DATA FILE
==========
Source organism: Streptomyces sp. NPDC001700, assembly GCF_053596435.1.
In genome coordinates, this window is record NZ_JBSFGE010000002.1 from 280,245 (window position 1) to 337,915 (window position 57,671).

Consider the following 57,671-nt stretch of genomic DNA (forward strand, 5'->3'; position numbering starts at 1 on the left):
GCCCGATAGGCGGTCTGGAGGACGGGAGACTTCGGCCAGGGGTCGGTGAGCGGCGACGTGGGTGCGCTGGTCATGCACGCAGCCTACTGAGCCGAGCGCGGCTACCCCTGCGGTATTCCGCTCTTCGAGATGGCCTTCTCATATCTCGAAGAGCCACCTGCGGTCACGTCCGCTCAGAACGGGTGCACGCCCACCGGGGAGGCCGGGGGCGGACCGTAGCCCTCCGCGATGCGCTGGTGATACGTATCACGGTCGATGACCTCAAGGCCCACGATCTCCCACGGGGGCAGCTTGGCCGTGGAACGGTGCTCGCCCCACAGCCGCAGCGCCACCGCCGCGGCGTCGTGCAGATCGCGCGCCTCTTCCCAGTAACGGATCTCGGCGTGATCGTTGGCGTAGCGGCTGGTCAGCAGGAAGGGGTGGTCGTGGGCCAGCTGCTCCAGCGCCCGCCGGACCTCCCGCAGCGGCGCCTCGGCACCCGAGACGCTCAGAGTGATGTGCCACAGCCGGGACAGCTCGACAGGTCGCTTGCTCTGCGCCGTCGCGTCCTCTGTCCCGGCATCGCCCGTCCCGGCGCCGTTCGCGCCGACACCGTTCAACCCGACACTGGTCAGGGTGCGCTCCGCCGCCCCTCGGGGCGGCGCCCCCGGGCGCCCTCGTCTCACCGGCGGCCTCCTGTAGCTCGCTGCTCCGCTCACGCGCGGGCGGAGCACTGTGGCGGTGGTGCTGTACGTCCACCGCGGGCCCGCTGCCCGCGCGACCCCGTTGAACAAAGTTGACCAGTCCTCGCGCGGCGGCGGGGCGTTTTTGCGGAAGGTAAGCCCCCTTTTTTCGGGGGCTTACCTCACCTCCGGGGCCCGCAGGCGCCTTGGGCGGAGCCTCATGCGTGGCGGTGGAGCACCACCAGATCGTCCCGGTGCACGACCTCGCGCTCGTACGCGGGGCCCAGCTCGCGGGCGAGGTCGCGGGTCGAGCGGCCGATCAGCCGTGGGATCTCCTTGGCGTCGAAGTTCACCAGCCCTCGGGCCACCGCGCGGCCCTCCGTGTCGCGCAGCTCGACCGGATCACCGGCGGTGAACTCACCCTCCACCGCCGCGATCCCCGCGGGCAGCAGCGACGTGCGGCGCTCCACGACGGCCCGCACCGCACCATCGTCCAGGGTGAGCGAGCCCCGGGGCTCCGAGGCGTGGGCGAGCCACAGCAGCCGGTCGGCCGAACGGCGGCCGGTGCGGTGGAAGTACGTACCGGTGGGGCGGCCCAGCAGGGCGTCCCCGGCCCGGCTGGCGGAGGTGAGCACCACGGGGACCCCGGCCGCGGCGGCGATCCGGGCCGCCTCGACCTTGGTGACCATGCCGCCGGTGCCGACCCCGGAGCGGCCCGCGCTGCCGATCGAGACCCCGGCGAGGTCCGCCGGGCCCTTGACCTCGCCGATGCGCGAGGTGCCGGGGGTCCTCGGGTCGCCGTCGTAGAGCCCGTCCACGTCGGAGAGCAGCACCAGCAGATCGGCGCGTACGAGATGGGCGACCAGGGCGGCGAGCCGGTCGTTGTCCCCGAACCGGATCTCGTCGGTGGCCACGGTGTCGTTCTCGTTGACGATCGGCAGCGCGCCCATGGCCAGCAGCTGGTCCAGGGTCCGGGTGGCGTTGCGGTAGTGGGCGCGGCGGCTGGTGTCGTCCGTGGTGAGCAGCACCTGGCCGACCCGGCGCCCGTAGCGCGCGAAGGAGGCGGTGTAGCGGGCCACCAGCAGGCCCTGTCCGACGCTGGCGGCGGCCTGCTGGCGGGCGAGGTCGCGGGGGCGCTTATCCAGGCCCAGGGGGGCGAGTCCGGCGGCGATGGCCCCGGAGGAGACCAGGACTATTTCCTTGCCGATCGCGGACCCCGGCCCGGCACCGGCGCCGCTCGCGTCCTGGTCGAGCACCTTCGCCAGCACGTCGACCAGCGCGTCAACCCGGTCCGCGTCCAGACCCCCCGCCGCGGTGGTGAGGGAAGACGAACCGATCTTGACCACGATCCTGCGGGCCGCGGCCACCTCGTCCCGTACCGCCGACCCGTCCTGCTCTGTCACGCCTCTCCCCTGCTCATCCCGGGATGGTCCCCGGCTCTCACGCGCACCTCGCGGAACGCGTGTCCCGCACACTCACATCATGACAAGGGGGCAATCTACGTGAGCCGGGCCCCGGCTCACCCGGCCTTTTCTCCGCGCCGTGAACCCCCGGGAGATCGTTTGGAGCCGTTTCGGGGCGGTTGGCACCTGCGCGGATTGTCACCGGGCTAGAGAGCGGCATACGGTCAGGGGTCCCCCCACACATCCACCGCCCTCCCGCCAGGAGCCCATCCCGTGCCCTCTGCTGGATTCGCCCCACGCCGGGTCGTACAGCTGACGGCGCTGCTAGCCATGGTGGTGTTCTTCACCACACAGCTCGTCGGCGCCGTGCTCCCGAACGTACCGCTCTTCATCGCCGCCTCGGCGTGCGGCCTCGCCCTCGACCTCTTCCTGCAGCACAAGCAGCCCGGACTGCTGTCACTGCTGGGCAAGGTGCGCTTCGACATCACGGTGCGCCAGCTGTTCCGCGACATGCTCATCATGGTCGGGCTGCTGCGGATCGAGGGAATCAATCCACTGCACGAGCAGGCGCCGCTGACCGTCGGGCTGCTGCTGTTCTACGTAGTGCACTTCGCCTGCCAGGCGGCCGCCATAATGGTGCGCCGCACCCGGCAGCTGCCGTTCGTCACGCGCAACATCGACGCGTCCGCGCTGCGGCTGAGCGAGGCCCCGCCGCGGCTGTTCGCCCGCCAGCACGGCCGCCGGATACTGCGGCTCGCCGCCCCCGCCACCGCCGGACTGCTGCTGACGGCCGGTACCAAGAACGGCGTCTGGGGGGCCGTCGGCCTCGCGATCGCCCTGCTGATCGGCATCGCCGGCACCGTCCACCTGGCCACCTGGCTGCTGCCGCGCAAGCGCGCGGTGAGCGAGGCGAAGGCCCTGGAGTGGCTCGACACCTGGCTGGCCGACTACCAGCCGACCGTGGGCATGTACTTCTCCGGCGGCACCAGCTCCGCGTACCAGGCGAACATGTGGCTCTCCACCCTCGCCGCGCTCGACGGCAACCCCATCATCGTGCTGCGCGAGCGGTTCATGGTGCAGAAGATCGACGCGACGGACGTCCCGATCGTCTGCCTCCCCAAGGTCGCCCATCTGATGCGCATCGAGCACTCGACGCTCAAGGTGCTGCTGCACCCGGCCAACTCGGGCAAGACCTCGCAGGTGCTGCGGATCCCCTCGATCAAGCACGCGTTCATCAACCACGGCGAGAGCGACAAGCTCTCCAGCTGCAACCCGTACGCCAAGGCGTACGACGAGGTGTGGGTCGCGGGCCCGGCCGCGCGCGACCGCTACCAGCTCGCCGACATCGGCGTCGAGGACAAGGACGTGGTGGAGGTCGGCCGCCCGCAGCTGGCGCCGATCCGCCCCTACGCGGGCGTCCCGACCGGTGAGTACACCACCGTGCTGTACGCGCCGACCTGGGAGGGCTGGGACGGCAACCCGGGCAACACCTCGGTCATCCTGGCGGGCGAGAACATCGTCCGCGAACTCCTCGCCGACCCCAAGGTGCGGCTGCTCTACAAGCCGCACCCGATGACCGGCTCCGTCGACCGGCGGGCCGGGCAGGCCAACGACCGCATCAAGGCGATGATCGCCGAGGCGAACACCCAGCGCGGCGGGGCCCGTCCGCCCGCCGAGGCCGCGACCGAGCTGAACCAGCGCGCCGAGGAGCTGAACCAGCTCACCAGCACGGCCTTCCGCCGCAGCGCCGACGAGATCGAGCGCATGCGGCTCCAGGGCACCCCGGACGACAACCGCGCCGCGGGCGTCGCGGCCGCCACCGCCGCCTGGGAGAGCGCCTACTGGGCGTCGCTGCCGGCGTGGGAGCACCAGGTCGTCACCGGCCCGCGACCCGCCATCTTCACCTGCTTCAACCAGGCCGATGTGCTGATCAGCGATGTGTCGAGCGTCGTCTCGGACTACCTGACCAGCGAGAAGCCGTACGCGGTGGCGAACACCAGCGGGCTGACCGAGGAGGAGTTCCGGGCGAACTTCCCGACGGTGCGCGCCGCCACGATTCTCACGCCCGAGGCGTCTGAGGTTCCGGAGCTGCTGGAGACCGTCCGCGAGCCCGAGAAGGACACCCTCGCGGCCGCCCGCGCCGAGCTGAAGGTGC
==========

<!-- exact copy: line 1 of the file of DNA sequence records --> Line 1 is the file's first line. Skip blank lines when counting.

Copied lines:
Source organism: Streptomyces sp. NPDC001700, assembly GCF_053596435.1.